First-Gen Living Learning Community is a Gateway, Family, Community and Army
LEXINGTON, Ky. (Oct. 2, 2013) — First-generation college students face a myriad of unique obstacles; as the first people in their families to attend college, their experiences are inherently different from those of other students. As such, the UK Office of First Generation Initiatives serves to support these students by addressing needs, skill sets and support mechanisms specific to first-gen students.
"The major finding in my research that guides our office is that first-generation students lack the 'college student role' — the knowledge of how to make it in the system," Matthew Deffendall, director of First Generation Initiatives, said. "Even if you remove all other factors — socioeconomic, gender and ethnicity — just the fact that a student is a first generation puts that student at risk. We develop programming to address this risk."
Part of UK's Living Learning Program (LLP), the First Generation Living Learning Community (1G LLC), currently located in Blanding III and moving to Baldwin Hall next fall, is a central component to that programming. A residential experience designed to support first generation students and assist them with their transition from high school to college, the program promotes student success through connected courses with peers, increased faculty and staff interaction and intentional programming efforts.
Coordinated by full-time program advisor Kelsey Carew, the community of approximately 75 students provides a support system specifically designed for the different hurdles that first-generation students face, and LLC residents Cody Russell, Nate Yates, Lucas Isaacs and Lan Yang each used a different word to describe their experience.
For Cody Russell, a 2013 resident, 1G LLC is an army.
"The 1G LLC has literally meant the difference between being alone and afraid as a first generation college student, to knowing you have all the weapons and army behind you to accomplish your goals," Russell said. "Academically, the 1G LLC has opened countless doors for me as I pursue a career path toward medicine. Not only have I been connected to amazing academic mentors, but also countless programs designed to help me succeed."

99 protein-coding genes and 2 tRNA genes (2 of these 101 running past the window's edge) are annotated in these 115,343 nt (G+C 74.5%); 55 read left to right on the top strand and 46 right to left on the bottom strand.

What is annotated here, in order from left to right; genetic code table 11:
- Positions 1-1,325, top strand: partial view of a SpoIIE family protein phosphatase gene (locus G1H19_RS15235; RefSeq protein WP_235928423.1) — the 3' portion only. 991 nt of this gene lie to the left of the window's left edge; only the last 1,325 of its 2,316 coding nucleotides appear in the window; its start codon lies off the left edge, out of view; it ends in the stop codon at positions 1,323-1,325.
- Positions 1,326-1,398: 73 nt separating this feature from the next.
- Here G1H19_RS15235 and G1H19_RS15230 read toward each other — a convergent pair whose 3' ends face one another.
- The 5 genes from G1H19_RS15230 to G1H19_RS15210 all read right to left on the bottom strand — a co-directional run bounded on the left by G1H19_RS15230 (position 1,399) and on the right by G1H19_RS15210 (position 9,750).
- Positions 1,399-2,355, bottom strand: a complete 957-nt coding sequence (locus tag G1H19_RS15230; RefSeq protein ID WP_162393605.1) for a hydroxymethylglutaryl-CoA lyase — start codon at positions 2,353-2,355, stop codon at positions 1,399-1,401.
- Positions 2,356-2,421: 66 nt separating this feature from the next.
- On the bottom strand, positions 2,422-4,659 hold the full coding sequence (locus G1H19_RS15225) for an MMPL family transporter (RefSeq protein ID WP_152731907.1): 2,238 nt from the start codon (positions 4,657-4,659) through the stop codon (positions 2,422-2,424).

For Nate Yates, a First Scholar, 2012 resident and 2013 peer mentor, the LLC is a family.
"Living in the first generation living learning community has meant a lot to me because it is nice to know that there are people going through the same thing that I am," Yates said. "That is, they are trying to be the first in their family to go to college. Knowing that I have people to talk to who are going through similar experiences makes the community feel like a family. That's what everyone in B3 is to me: family."
Lan Yang is a Robinson Scholar, 2012 peer mentor and 2011 resident. She said that the First Generation LLC really constituted a gateway for her success.
"It made me more comfortable with the new surroundings and created a sense of community that allowed me to transition from a 5,000 population town to a university six-times that size," Yang said. "The 1G LLC also was a gateway to getting involved. In order to feel confident in joining organizations and branching out, one must feel accepted and heard. The 1G LLC was that; it gave me all the support I needed."
Yang used this gateway to pursue opportunities with the First Generation Student Organization (FGSO).
"I enjoyed my experience so much as a first generation student that I want to ensure others have the same pleasant experience. With that, I decided to join the FGSO council and am now the director of communication and collaboration," Yang said.
Lucas Isaacs, a Robinson Scholar, 2012 resident and 2013 peer mentor, said that for him the LLC is at its core, a community.
"At first this was frightening, when I was a freshman; however, as I became aware of how tight-knit the 1G community is, I instantly became more comfortable, and the community welcomed me with open arms," Isaacs said. "In our community, we have tutoring throughout the week, which is obviously very beneficial. Not only that, but the RAs as well as the hall director know where to send you if you need help. I honestly feel like I have known some of these people my entire life."
The First Generation Living Learning Program represents a unique partnership between the UK Office of First Generation Initiatives, UK Student Affairs and the UK Office for Institutional Diversity. Both in-state and out-of-state students reside in the community.
“From connected classes to social/cultural events, the 1G LLC provides a unique opportunity to connect with students going through similar experiences whether they are from Paducah to Pikeville," Deffendall said. "We have also seen this community as a great environment for out-of-state students who instantly have a small family on this campus.”
Celebrating its 25th year on campus in fall 2014, the Living Learning Program at the University of Kentucky provides students with an environment to learn where they live and to live where they learn. The Division of Student Affairs Office of Residence Life, creators of the program, collaborated with academic and other student success partners to complement the classroom experience. Through Living Learning Communities and Residential Colleges, UK offers students an opportunity to live and learn together in an integrated academic residential environment.
This dynamic residential experience offers specialized programming, interactions with UK faculty and staff, and a supportive community that focuses on student success. The program has grown exponentially in recent years with 965 students participating in 13 programs this fall. Six more programs will be added in fall 2014, nine times more than in 2008. For more information, visit http://uknow.uky.edu/content/students-live-and-learn-uk.
MEDIA CONTACT: Sarah Geegan. (859) 257-5365; email@example.com